03/26/2009 05:12 am ET | Updated Nov 17, 2011

Redefining the Question of Choice

A single mother caring for multiple children on government assistance is facing possible foreclosure and homelessness. She wants to further her education to create an opportunity for a job that will adequately provide for her family. However, living on her own, she has a limited support network. Despite the special needs of at least a few of her babies, she chooses to continue her pregnancies and raise her children to the best of her ability. Even if she had considered an alternative, financial support from funds like Women's Reproductive Rights Assistance Project (WRRAP) is dwindling and may not have covered the cost of her procedure. This is a common story in a world submerged in the current economic crisis.

Yet, we have become consumed with the Nadya Suleman phenomenon. At first, she was hailed for the "achievement" of giving birth to octuplets. Now, she is vilified for her inability to independently cover the costs of birthing those children. Our culture's ridicule of her circumstances surpasses her financial mismanagement of her 15-member family, too. The media has become obsessed with her appearance, even offering Angelina Jolie the opportunity to throw in her two cents about how "totally creeped out" she is by Suleman's likeness to her own. Other critics have gone so far as to say that Suleman ought to face mandated sterilization, a practice we condemn as a human rights atrocity in other nations. We are mesmerized by and beholden to this media circus featuring the proverbial stoning of a woman now responsible for the livelihood of 14 American citizens.

Suleman exercised her right to choose. Why are we not supporting her freedom of choice?

For so long, women's reproductive freedom has been synonymous with abortion rights. The rhetoric of anti-choice activists has focused primarily on one choice -- abortion. Public discourse has often overlooked the choice to have children on one's own terms. Another glaring omission is what is offered to women who cannot afford to raise their children, but who choose (or are forced) to continue their pregnancies. Enter Nadya Suleman.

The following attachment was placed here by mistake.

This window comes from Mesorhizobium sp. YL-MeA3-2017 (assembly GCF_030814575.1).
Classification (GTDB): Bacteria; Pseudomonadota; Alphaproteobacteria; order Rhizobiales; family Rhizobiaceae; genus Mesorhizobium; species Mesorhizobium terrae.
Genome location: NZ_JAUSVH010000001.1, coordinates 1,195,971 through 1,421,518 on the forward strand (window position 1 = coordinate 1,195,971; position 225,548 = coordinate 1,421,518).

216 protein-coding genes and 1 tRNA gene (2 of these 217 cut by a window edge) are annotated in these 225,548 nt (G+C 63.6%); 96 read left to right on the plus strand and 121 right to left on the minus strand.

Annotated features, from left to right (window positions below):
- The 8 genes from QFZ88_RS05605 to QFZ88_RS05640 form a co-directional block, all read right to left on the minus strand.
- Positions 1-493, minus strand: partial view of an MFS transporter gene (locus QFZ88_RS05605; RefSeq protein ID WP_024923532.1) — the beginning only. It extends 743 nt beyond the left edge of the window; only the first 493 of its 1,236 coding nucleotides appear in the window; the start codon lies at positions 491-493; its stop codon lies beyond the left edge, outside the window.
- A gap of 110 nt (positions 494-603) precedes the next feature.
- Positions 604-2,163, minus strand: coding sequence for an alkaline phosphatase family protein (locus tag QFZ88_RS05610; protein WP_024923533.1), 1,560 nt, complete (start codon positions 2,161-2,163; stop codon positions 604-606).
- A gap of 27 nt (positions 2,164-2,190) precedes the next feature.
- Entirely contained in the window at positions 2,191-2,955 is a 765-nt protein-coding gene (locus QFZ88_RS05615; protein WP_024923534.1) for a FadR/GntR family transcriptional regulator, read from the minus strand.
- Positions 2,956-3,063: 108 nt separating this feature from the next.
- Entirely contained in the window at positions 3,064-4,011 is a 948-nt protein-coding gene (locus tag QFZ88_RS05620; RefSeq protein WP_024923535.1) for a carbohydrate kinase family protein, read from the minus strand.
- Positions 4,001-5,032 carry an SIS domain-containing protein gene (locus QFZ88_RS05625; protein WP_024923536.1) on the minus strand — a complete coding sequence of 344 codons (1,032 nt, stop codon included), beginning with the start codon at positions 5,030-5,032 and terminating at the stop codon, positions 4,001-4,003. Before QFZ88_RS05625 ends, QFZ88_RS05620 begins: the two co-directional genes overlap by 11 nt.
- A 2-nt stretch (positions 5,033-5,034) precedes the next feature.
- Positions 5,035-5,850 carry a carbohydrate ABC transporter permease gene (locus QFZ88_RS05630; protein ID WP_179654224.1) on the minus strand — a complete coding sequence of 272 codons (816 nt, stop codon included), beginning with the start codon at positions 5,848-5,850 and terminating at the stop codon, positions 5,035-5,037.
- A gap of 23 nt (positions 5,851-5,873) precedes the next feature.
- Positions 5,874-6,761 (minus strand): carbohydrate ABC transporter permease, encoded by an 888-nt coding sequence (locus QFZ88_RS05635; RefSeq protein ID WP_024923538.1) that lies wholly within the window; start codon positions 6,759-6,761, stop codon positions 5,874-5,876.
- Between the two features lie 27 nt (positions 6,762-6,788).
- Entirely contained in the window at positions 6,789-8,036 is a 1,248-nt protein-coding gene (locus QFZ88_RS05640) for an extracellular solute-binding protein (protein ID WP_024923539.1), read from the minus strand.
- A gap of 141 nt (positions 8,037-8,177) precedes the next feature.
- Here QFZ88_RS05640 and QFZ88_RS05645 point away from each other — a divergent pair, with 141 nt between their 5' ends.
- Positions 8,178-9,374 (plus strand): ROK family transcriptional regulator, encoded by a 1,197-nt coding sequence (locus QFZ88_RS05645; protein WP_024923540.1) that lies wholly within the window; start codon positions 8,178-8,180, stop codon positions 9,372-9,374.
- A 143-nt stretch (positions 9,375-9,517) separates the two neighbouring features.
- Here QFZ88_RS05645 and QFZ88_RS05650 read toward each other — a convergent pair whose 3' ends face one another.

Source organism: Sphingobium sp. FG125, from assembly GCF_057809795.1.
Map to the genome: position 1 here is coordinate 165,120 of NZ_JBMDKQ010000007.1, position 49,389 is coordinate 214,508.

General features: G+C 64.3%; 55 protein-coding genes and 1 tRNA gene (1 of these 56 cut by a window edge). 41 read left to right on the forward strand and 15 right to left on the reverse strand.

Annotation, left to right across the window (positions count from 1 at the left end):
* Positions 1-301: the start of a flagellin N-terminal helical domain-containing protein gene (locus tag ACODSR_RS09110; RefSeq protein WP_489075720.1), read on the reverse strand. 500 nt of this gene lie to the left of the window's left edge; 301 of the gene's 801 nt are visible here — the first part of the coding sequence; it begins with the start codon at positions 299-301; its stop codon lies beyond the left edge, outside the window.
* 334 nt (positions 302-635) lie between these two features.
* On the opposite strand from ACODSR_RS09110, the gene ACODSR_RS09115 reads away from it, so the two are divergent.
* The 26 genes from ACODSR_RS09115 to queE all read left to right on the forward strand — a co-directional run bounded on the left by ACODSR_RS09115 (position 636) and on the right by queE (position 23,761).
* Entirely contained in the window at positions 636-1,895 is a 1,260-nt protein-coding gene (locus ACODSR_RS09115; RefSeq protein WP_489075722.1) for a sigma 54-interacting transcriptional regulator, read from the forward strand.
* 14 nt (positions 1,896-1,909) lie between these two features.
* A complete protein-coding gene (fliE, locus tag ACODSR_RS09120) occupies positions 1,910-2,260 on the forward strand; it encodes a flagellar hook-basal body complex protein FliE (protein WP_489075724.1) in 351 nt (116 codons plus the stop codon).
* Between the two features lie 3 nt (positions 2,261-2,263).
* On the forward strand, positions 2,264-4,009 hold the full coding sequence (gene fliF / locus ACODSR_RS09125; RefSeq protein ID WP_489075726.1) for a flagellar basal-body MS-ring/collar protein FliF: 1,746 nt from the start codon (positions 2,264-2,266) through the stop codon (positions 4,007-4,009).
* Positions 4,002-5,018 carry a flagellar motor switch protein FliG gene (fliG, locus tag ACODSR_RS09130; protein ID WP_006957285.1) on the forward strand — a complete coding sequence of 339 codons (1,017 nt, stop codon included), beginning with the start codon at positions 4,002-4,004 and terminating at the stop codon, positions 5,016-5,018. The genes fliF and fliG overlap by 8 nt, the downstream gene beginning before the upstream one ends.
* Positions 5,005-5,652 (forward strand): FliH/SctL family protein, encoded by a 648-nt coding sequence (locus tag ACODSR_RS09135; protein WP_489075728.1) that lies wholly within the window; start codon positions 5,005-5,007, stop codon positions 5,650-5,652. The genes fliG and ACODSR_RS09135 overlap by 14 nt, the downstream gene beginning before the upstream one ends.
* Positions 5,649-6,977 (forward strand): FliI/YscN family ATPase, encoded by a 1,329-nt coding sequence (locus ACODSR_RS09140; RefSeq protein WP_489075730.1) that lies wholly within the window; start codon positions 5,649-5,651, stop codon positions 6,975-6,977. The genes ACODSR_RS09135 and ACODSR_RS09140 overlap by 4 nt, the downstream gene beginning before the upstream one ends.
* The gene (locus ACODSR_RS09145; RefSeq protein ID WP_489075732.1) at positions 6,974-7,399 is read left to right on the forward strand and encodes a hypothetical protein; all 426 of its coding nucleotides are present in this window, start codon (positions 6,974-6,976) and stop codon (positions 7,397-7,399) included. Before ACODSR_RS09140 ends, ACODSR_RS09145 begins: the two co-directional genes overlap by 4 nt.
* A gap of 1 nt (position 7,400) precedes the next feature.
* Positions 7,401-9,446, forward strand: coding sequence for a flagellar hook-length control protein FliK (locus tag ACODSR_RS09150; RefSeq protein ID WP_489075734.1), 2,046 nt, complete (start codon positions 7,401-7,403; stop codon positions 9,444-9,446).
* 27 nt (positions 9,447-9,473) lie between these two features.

Despite her struggle to financially care for her existing six children, Suleman chose to seek additional fertility treatment services, which produced her octuplets. Even though she was financially unstable, she chose to give birth to all eight children, which could now cost the State of California around $1.3 million. This is the reality of a world that glorifies a woman's choice to give birth to octuplets, and shames a woman's choice to abort when she lacks the financial means to provide for her children. Perhaps those invested in the battle for and against a woman's "right to choose" have an answer for this looming financial question facing a state that already has critical budgetary concerns. Fiscal consequences of reproductive autonomy -- and who faces these consequences -- are matters of equal importance to the moral considerations regarding conception and abortion.

Some critics have suggested punishing Suleman's doctor for performing these services, but there is no existing legislation to provide standing for such a legal battle. Pro-choice advocates would agree that a doctor ought not be legally culpable for another person's choice to govern her own reproductive health. However, this circumstance does raise the question of instituting some minimum requirements -- i.e. demonstrating financial ability to care for children conceived through fertility treatments -- before receiving authorization to receive such treatments.

In order to truly create a "pro-life" society, we must be willing to support the children who are born into it. In order to truly support a woman's "right to choose," we must be willing to support her choice to have children, even in destitute circumstances. Perhaps instead of being the latest bastion of anti-female sentiment in the media, the phenomenon of Nadya Suleman can be the "common ground" upon which the conversation about reproductive freedom -- and its consequences -- can be built.

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